Entrepreneurship - the Spark of Prosperity: How Does FDI Influence Local Entrepreneurship in African Countries and How Do Country Characteristics Affect This Relationship?

Amanda Linnea Caroline Guldmann & Cecilie Smedegaard Madsen

Student thesis: Master thesis

Abstract

Recently, several international organisations and scholars have recognised entrepreneurship to have an increasingly crucial role in ensuring economic growth and continuous progress in developing countries. As these economies also depend on foreign direct investment (FDI), it seems highly relevant to study the relationship between these two phenomena in order to uncover the impact that FDI inflows have on entrepreneurship in these countries. This paper endeavours to contribute to this topic by examining how FDI inflows influence entrepreneurship in the African region and how different country characteristics affect this relationship. Thus, the thesis applies an econometric model to 23 African countries that measures the impact on an aggregate regional level as well as on individual country levels. Further, the individual effects are studied in depth by investigating country characteristics from a quantitative and qualitative perspective and thus study the spillover effects that FDI inflows create in these economies. The paper finds that FDI influences entrepreneurship positively on the aggregate level but differently across the 23 African countries. Three of them, Ghana, Mali and Zambia, experience significant effects of FDI, while the remaining 20 countries show no impact. In Ghana, FDI influences entrepreneurship negatively but in Mali and Zambia, FDI has a positive effect. The analysis shows that the combination of different country characteristics affects this relationship immensely, creating different dynamics in each country. The key drivers of the significant effects are conditions such as investment flows and directions, business environment, access and quality of education and employment conditions. Thus, the thesis concludes that FDI inflows have a positive effect on the regional level while the effect is more ambiguous across countries in the African region. As the effect depends highly on individual country characteristics, the paper suggests that it is beneficial for governments and policymakers, who wish to improve the ability to transform FDI inflows into entrepreneurship, to focus on issues such as investments and business reforms, the nation’s absorptive capacity and domestic employment conditions. Finally, the paper concludes that it is beneficial to study this highly complex topic from a qualitative perspective, focusing in each individual country, as this allows the researcher to uncover underlying mechanisms that a quantitative analysis might not capture.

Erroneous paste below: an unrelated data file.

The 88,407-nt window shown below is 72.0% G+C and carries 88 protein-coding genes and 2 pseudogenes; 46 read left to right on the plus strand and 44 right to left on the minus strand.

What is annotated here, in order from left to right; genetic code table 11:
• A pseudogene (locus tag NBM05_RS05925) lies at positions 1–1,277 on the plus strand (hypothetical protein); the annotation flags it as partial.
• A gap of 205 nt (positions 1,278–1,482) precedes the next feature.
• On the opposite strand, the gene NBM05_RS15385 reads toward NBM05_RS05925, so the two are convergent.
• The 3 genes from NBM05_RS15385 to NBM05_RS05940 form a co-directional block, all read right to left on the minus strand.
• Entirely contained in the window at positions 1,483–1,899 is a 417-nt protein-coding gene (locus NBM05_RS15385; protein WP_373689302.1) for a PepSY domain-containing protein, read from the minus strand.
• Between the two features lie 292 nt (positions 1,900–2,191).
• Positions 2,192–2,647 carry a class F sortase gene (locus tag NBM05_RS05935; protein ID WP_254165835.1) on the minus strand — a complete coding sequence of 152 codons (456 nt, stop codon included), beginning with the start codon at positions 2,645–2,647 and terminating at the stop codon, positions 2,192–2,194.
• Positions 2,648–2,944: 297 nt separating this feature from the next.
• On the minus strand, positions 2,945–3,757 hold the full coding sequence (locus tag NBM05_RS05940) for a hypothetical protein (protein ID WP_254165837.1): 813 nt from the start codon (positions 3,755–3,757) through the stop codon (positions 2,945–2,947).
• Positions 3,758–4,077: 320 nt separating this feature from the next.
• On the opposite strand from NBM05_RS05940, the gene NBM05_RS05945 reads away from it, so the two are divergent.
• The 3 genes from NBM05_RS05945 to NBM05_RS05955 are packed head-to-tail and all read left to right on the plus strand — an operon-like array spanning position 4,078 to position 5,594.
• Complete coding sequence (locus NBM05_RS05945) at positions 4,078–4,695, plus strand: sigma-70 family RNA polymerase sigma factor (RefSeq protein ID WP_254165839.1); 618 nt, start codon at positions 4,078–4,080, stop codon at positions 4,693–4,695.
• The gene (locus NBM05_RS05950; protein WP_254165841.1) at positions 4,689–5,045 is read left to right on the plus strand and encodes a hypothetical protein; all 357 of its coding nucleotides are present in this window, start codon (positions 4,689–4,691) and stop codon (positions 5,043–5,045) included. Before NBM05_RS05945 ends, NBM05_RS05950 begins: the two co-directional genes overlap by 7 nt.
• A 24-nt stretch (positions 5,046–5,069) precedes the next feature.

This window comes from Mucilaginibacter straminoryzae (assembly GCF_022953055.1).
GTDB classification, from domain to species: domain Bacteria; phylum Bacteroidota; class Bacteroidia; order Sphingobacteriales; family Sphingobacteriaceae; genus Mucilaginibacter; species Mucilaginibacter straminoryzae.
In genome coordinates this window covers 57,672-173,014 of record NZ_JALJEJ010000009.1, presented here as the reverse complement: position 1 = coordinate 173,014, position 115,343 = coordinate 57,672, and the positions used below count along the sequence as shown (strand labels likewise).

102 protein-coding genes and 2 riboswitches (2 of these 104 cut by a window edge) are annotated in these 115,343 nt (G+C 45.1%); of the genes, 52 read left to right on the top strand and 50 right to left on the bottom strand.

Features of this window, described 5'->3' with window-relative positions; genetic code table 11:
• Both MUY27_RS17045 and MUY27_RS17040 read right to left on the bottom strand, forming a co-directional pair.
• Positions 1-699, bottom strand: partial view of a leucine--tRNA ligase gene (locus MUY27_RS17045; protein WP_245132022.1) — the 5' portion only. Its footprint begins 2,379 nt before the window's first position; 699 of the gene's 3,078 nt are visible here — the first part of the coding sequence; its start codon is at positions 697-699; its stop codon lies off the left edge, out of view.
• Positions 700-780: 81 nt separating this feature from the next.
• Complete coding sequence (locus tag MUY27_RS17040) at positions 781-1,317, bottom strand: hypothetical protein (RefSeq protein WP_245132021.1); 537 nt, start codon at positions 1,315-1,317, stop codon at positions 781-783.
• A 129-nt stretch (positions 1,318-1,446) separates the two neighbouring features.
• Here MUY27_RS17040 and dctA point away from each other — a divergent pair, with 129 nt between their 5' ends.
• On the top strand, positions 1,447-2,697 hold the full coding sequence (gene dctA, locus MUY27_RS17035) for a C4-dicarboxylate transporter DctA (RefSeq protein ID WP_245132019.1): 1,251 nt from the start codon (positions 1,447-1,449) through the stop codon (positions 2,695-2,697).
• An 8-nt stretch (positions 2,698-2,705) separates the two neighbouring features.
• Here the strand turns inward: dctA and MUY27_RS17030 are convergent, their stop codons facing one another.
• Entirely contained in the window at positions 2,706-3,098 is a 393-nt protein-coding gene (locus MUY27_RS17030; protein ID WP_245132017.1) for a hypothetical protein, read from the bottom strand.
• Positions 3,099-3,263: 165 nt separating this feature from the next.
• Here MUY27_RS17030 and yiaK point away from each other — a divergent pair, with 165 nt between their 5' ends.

EducationsMSc in Applied Economics and Finance, (Graduate Programme) Final Thesis
LanguageEnglish
Publication date2018
Number of pages140
SupervisorsLarissa Rabbiosi